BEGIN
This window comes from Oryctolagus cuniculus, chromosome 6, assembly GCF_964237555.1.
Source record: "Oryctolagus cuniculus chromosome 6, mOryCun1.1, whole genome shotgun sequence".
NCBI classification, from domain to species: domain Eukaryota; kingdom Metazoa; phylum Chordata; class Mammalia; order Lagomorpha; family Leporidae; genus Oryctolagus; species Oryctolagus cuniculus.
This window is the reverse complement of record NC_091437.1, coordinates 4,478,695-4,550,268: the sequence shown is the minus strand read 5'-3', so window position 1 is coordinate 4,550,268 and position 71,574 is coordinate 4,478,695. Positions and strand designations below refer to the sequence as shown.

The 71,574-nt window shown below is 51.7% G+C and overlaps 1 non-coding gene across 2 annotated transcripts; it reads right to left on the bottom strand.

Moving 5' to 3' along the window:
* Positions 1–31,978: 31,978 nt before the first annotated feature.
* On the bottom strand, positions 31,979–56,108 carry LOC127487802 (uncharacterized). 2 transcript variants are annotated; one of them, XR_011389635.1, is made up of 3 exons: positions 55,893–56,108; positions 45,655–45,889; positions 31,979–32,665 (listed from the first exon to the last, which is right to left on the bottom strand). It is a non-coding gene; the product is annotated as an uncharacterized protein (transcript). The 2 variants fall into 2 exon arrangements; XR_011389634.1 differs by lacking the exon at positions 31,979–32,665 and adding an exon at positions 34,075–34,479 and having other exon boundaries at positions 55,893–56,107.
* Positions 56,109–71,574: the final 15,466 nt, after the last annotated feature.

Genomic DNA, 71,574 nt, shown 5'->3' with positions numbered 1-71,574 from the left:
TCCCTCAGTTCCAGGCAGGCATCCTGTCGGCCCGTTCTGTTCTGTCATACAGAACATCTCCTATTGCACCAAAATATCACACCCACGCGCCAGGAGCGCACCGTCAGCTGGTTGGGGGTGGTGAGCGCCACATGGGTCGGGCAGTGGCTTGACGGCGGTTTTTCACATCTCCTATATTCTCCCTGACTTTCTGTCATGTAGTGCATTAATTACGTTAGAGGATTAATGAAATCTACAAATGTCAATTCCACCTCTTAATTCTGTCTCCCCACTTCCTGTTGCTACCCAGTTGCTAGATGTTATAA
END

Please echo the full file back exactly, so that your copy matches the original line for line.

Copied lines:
This window comes from Oryctolagus cuniculus, chromosome 6, assembly GCF_964237555.1.
Source record: "Oryctolagus cuniculus chromosome 6, mOryCun1.1, whole genome shotgun sequence".
NCBI classification, from domain to species: domain Eukaryota; kingdom Metazoa; phylum Chordata; class Mammalia; order Lagomorpha; family Leporidae; genus Oryctolagus; species Oryctolagus cuniculus.
This window is the reverse complement of record NC_091437.1, coordinates 4,478,695-4,550,268: the sequence shown is the minus strand read 5'-3', so window position 1 is coordinate 4,550,268 and position 71,574 is coordinate 4,478,695. Positions and strand designations below refer to the sequence as shown.

The 71,574-nt window shown below is 51.7% G+C and overlaps 1 non-coding gene across 2 annotated transcripts; it reads right to left on the bottom strand.

Moving 5' to 3' along the window:
* Positions 1–31,978: 31,978 nt before the first annotated feature.
* On the bottom strand, positions 31,979–56,108 carry LOC127487802 (uncharacterized). 2 transcript variants are annotated; one of them, XR_011389635.1, is made up of 3 exons: positions 55,893–56,108; positions 45,655–45,889; positions 31,979–32,665 (listed from the first exon to the last, which is right to left on the bottom strand). It is a non-coding gene; the product is annotated as an uncharacterized protein (transcript). The 2 variants fall into 2 exon arrangements; XR_011389634.1 differs by lacking the exon at positions 31,979–32,665 and adding an exon at positions 34,075–34,479 and having other exon boundaries at positions 55,893–56,107.
* Positions 56,109–71,574: the final 15,466 nt, after the last annotated feature.

Genomic DNA, 71,574 nt, shown 5'->3' with positions numbered 1-71,574 from the left:
TCCCTCAGTTCCAGGCAGGCATCCTGTCGGCCCGTTCTGTTCTGTCATACAGAACATCTCCTATTGCACCAAAATATCACACCCACGCGCCAGGAGCGCACCGTCAGCTGGTTGGGGGTGGTGAGCGCCACATGGGTCGGGCAGTGGCTTGACGGCGGTTTTTCACATCTCCTATATTCTCCCTGACTTTCTGTCATGTAGTGCATTAATTACGTTAGAGGATTAATGAAATCTACAAATGTCAATTCCACCTCTTAATTCTGTCTCCCCACTTCCTGTTGCTACCCAGTTGCTAGATGTTATAA